Adapted from the Book of Acts Chapter 6.1-7
Dear Lord, The community of Disciples grew in number and factions developed. Greek-speaking believers—“Hellenists”—argued that the daily food lines discriminated against their widows. So the Original Twelve said, “It is not right that we should neglect the word of God in order to wait on tables. Therefore, friends, select from among yourselves seven men of good standing, full of the Spirit and of wisdom, whom we may appoint to this task, while we, for our part, will devote ourselves to prayer and to serving the word.” The seven men they selected managed the day-to-day tasks. They were full of the Holy Spirit and had good sense. What can we learn about leadership from the way Your early followers chose to address this challenge?
The early church had many of the same practical problems we face today. How does a society provide basic food, clothing and shelter in a way that does not unjustly discriminate? Obviously the category of “widow” allows a certain expectation of support—but the Hellenists complained against the way the Hebrews were treating their widows. Willimon maintains that the “preaching disciples” were not “disparaging” the act of waiting on tables—rather they were “taking decisive action.” He goes on to suggest that we can “draw a few conclusions about leadership within the community of the Spirit.” He highlights three basic principles: “(1) Leadership arises from the community’s basic needs. (2) It arises from below not above. (3) Ordained ministry in its present form is an adaptation to the Church’s needs for leadership.”
First, “leadership arises from the community’s basic needs,” Willimon argues that the community’s “quite mundane and utterly necessary functional needs” are not separate from ordained ministry. The seven men who enable the twelve to pray and preach are equally important. So while we all have different gifts—every gift is essential. Second, in the process of ordination “God does not leave the community bereft of leadership but gives worthy service beyond the bounds of the first apostles.” God is working in the lives of everyone in the community—inspiring them (that includes each of us) to “answer the needs of the people for guidance and service.” Lastly, ordained ministry has evolved, it was not “fixed in stone from the beginning of the church.” In all three of these suggestions, Willimon is arguing that the Acts of the Apostles “responded creatively to new challenges.” It is possible that they dealt with cries of discrimination by including Hellenists among those chosen to serve. The Holy Spirit worked then and still works now through every facet of humanity’s needs.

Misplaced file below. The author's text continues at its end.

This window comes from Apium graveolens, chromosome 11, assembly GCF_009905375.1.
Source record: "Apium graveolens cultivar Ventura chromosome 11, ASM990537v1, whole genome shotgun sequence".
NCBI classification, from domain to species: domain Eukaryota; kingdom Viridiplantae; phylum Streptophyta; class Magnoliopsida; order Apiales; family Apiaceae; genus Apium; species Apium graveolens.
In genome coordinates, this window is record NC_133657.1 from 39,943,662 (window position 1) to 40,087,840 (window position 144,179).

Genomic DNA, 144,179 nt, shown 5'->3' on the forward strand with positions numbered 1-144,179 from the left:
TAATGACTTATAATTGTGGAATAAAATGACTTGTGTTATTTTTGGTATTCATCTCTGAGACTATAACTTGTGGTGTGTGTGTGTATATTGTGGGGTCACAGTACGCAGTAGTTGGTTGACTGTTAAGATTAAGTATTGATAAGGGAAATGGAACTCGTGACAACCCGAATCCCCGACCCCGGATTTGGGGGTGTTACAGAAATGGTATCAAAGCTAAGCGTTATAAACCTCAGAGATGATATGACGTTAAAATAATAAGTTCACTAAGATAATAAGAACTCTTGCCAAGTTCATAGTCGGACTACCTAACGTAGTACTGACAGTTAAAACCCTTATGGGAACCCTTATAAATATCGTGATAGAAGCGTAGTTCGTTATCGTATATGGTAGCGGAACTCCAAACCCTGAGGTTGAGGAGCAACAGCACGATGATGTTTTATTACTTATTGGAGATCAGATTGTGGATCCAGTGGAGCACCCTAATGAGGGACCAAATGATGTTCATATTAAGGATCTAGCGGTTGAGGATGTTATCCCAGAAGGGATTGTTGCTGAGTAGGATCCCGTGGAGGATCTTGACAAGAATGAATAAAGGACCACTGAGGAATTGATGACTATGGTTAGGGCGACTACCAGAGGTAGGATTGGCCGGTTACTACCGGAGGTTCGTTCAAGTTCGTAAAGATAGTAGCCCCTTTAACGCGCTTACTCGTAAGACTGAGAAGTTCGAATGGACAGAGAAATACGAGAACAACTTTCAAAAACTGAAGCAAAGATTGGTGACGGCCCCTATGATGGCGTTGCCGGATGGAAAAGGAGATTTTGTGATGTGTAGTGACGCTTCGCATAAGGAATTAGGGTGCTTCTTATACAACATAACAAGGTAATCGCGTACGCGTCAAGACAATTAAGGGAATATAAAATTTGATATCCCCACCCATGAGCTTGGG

Will we work to expand how people see God’s inclusive call to lead and to serve?
(Three leadership styles and quotes are from Willimon, Acts, 1998, pp. 58-60)
Recap prayer: Dear Jesus, Help us to pray for your guidance and then to act, as we discern where we are being called to serve You on earth as in heaven. Amen.